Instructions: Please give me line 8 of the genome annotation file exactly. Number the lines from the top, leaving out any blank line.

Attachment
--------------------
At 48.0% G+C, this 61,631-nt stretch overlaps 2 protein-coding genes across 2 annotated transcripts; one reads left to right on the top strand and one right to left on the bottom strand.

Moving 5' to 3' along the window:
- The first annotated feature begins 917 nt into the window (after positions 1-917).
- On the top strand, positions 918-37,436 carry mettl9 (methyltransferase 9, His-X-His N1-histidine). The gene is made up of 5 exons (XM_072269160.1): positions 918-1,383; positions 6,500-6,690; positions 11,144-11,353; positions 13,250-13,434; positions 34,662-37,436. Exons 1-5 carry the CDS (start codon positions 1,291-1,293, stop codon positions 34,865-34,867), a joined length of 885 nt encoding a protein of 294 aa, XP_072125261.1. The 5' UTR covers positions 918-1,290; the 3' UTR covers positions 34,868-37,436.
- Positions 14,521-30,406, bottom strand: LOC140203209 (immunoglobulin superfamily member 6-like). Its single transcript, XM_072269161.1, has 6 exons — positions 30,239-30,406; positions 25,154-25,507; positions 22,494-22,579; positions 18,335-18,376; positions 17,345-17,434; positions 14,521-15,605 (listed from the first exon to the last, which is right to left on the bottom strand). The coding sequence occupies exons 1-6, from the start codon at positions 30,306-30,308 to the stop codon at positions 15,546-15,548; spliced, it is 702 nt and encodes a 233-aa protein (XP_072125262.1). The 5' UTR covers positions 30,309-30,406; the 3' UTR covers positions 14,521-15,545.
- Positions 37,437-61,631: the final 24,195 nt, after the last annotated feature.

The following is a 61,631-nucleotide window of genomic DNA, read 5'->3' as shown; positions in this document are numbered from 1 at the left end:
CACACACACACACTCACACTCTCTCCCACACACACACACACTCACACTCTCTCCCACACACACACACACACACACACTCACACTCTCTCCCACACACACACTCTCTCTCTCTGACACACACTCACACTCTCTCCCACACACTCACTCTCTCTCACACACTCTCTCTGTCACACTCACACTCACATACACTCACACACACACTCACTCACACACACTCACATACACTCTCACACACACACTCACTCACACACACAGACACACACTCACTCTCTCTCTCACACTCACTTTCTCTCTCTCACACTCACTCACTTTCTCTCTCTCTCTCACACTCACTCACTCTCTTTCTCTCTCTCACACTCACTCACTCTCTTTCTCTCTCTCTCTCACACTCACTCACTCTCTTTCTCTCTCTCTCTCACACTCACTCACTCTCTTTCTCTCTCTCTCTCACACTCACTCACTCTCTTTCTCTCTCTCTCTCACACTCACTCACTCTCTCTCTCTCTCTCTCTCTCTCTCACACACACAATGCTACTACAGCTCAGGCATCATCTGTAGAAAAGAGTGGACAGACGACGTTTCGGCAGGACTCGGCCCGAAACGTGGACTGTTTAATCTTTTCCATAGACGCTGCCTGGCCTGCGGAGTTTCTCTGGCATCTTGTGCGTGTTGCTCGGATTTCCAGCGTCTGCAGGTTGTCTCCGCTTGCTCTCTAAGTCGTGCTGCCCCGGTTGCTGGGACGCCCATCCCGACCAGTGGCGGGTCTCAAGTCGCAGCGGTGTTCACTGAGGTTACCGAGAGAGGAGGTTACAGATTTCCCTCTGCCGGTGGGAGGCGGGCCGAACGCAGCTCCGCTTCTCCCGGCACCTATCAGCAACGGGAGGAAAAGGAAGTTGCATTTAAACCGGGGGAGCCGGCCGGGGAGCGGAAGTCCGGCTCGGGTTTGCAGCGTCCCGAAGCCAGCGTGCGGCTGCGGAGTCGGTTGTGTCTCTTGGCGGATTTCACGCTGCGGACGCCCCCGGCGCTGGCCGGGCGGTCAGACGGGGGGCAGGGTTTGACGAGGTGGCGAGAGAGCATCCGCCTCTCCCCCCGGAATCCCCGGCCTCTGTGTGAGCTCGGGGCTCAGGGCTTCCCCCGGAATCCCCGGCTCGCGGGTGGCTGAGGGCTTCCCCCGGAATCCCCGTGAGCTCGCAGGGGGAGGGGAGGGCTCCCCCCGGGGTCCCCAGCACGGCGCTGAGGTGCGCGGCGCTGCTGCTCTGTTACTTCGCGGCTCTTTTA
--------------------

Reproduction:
CACACACACACACTCACACTCTCTCCCACACACACACACACTCACACTCTCTCCCACACACACACACACACACACACTCACACTCTCTCCCACACACACACTCTCTCTCTCTGACACACACTCACACTCTCTCCCACACACTCACTCTCTCTCACACACTCTCTCTGTCACACTCACACTCACATACACTCACACACACACTCACTCACACACACTCACATACACTCTCACACACACACTCACTCACACACACAGACACACACTCACTCTCTCTCTCACACTCACTTTCTCTCTCTCACACTCACTCACTTTCTCTCTCTCTCTCACACTCACTCACTCTCTTTCTCTCTCTCACACTCACTCACTCTCTTTCTCTCTCTCTCTCACACTCACTCACTCTCTTTCTCTCTCTCTCTCACACTCACTCACTCTCTTTCTCTCTCTCTCTCACACTCACTCACTCTCTTTCTCTCTCTCTCTCACACTCACTCACTCTCTCTCTCTCTCTCTCTCTCTCTCACACACACAATGCTACTACAGCTCAGGCATCATCTGTAGAAAAGAGTGGACAGACGACGTTTCGGCAGGACTCGGCCCGAAACGTGGACTGTTTAATCTTTTCCATAGACGCTGCCTGGCCTGCGGAGTTTCTCTGGCATCTTGTGCGTGTTGCTCGGATTTCCAGCGTCTGCAGGTTGTCTCCGCTTGCTCTCTAAGTCGTGCTGCCCCGGTTGCTGGGACGCCCATCCCGACCAGTGGCGGGTCTCAAGTCGCAGCGGTGTTCACTGAGGTTACCGAGAGAGGAGGTTACAGATTTCCCTCTGCCGGTGGGAGGCGGGCCGAACGCAGCTCCGCTTCTCCCGGCACCTATCAGCAACGGGAGGAAAAGGAAGTTGCATTTAAACCGGGGGAGCCGGCCGGGGAGCGGAAGTCCGGCTCGGGTTTGCAGCGTCCCGAAGCCAGCGTGCGGCTGCGGAGTCGGTTGTGTCTCTTGGCGGATTTCACGCTGCGGACGCCCCCGGCGCTGGCCGGGCGGTCAGACGGGGGGCAGGGTTTGACGAGGTGGCGAGAGAGCATCCGCCTCTCCCCCCGGAATCCCCGGCCTCTGTGTGAGCTCGGGGCTCAGGGCTTCCCCCGGAATCCCCGGCTCGCGGGTGGCTGAGGGCTTCCCCCGGAATCCCCGTGAGCTCGCAGGGGGAGGGGAGGGCTCCCCCCGGGGTCCCCAGCACGGCGCTGAGGTGCGCGGCGCTGCTGCTCTGTTACTTCGCGGCTCTTTTA